Tags

Type your tag names separated by a space and hit enter

Redox metals and neurodegenerative disease.

Abstract

Multiple lines of evidence implicate redox-active transition metals as mediators of oxidative stress in neurodegenerative diseases. Among the recent research discoveries is the finding that transition metals bind to proteins associated with neurodegeneration, including the prion protein. Whereas binding in the latter case may serve an antioxidant function, adventitious binding of metals to other proteins appears to preserve their catalytic redox activity in a manner that disturbs free radical homeostasis. Alterations in the levels of copper- and iron-containing metalloenzymes, involved in processing partially reduced oxygen species, are also likely to contribute to altered redox balance in neurodegenerative diseases. Nonetheless, even in familial forms of amyotrophic lateral sclerosis linked to mutations in superoxide dismutase, it is unclear whether an altered enzyme activity or, indirectly, a disturbance in transition-metal homeostasis is involved in the disease pathogenesis.

Links

  • Publisher Full Text
  • Authors+Show Affiliations

    ,

    Department of Chemistry, Case Western Reserve University, Cleveland, OH44106, USA. LMS3@PO.CWRU.EDU

    ,

    Source

    MeSH

    Amyloid beta-Peptides
    Homeostasis
    Humans
    Metals
    Neurodegenerative Diseases
    Oxidation-Reduction
    Oxidative Stress
    Superoxide Dismutase

    Pub Type(s)

    Journal Article
    Research Support, Non-U.S. Gov't
    Research Support, U.S. Gov't, P.H.S.
    Review

    Language

    eng

    PubMed ID

    10226049

    Citation

    Sayre, L M., et al. "Redox Metals and Neurodegenerative Disease." Current Opinion in Chemical Biology, vol. 3, no. 2, 1999, pp. 220-5.
    Sayre LM, Perry G, Smith MA. Redox metals and neurodegenerative disease. Curr Opin Chem Biol. 1999;3(2):220-5.
    Sayre, L. M., Perry, G., & Smith, M. A. (1999). Redox metals and neurodegenerative disease. Current Opinion in Chemical Biology, 3(2), pp. 220-5.
    Sayre LM, Perry G, Smith MA. Redox Metals and Neurodegenerative Disease. Curr Opin Chem Biol. 1999;3(2):220-5. PubMed PMID: 10226049.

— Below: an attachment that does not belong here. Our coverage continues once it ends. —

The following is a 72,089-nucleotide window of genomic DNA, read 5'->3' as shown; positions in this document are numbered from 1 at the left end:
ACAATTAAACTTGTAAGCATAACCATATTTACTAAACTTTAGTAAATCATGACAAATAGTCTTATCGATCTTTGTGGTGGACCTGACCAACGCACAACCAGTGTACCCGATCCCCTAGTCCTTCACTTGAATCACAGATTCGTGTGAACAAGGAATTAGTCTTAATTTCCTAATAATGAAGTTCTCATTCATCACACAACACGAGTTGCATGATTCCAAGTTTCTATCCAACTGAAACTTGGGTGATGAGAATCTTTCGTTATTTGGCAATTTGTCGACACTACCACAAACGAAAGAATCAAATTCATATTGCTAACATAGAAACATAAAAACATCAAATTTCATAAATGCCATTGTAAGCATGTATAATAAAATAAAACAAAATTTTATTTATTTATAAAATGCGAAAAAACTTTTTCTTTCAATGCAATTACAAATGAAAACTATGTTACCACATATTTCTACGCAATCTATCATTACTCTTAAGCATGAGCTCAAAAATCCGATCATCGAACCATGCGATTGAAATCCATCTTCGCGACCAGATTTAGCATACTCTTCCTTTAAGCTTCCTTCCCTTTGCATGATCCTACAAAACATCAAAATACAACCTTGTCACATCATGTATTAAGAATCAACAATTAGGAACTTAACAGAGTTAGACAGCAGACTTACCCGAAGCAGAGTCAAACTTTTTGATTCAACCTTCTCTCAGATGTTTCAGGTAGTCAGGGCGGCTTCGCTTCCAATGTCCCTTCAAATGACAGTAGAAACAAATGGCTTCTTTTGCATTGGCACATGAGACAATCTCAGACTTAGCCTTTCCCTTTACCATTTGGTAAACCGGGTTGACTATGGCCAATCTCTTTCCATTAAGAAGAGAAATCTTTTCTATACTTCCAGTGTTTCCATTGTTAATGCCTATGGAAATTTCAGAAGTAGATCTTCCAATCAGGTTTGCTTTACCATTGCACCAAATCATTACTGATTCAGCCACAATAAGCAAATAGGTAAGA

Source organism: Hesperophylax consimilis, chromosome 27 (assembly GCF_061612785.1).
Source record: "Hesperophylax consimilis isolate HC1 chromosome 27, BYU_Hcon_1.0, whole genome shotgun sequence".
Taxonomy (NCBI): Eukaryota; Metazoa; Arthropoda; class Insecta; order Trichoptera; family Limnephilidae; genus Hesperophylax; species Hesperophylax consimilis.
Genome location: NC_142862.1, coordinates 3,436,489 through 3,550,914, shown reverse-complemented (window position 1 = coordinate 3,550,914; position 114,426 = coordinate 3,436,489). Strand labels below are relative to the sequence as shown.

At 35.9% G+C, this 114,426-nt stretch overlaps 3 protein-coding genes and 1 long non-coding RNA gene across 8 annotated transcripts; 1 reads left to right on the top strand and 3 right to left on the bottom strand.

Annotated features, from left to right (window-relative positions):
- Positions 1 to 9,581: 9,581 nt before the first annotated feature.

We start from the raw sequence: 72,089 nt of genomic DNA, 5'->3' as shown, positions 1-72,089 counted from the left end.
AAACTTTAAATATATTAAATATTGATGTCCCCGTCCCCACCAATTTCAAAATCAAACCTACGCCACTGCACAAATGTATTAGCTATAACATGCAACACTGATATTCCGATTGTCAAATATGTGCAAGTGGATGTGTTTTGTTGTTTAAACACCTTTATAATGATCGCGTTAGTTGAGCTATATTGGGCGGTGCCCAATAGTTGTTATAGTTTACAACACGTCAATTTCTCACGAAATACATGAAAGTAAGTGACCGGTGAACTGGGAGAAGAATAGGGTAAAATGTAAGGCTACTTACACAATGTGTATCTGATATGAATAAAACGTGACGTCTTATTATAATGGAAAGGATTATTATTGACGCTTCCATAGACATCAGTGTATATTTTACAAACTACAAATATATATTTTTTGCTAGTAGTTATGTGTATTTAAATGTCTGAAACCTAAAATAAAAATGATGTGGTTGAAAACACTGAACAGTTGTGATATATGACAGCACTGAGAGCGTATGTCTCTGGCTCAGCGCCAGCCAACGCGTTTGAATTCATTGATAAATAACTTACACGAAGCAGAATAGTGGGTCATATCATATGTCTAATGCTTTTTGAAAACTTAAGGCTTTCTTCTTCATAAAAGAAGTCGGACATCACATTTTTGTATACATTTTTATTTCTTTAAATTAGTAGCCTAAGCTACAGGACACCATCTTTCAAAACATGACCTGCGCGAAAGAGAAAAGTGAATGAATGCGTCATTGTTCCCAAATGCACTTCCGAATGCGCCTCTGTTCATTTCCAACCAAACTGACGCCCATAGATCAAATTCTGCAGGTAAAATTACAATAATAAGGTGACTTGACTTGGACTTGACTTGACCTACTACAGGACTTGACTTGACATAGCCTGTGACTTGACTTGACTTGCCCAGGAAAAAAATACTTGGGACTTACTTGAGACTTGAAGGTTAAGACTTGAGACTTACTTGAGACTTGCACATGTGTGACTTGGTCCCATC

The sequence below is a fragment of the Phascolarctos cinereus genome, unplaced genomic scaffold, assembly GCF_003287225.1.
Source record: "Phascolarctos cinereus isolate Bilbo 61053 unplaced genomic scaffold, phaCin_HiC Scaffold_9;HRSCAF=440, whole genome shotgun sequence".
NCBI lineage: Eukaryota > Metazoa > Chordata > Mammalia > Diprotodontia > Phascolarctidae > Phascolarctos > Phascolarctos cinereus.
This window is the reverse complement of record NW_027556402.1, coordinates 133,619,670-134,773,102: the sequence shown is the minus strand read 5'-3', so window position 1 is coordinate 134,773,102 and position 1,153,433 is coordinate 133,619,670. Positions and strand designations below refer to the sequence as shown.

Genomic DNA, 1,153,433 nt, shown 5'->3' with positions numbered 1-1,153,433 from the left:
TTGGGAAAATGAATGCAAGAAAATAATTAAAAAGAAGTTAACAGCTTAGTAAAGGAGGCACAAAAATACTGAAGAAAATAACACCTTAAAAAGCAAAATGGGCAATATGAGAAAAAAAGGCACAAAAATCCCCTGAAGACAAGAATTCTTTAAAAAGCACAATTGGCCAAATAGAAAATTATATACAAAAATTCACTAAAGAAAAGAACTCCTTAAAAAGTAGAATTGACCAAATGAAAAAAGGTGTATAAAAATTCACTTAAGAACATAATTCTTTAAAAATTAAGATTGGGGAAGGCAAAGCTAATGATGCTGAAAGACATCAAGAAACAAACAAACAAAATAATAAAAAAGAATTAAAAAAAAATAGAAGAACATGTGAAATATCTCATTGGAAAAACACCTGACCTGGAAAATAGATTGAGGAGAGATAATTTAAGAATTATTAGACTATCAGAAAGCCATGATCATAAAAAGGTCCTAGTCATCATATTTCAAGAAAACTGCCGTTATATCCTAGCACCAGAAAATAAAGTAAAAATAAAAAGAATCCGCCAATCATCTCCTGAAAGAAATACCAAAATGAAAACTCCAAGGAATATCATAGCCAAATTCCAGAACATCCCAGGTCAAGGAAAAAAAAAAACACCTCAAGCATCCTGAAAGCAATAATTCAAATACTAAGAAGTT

* Article titles in AMA citation format should be in sentence-case
    TY - JOUR T1 - Redox metals and neurodegenerative disease. AU - Sayre,L M, AU - Perry,G, AU - Smith,M A, PY - 1999/5/5/pubmed PY - 1999/5/5/medline PY - 1999/5/5/entrez SP - 220 EP - 5 JF - Current opinion in chemical biology JO - Curr Opin Chem Biol VL - 3 IS - 2 N2 - Multiple lines of evidence implicate redox-active transition metals as mediators of oxidative stress in neurodegenerative diseases. Among the recent research discoveries is the finding that transition metals bind to proteins associated with neurodegeneration, including the prion protein. Whereas binding in the latter case may serve an antioxidant function, adventitious binding of metals to other proteins appears to preserve their catalytic redox activity in a manner that disturbs free radical homeostasis. Alterations in the levels of copper- and iron-containing metalloenzymes, involved in processing partially reduced oxygen species, are also likely to contribute to altered redox balance in neurodegenerative diseases. Nonetheless, even in familial forms of amyotrophic lateral sclerosis linked to mutations in superoxide dismutase, it is unclear whether an altered enzyme activity or, indirectly, a disturbance in transition-metal homeostasis is involved in the disease pathogenesis. SN - 1367-5931 UR - https://www.unboundmedicine.com/medline/citation/10226049/Redox_metals_and_neurodegenerative_disease_ L2 - https://linkinghub.elsevier.com/retrieve/pii/S1367-5931(99)80035-0 DB - PRIME DP - Unbound Medicine ER -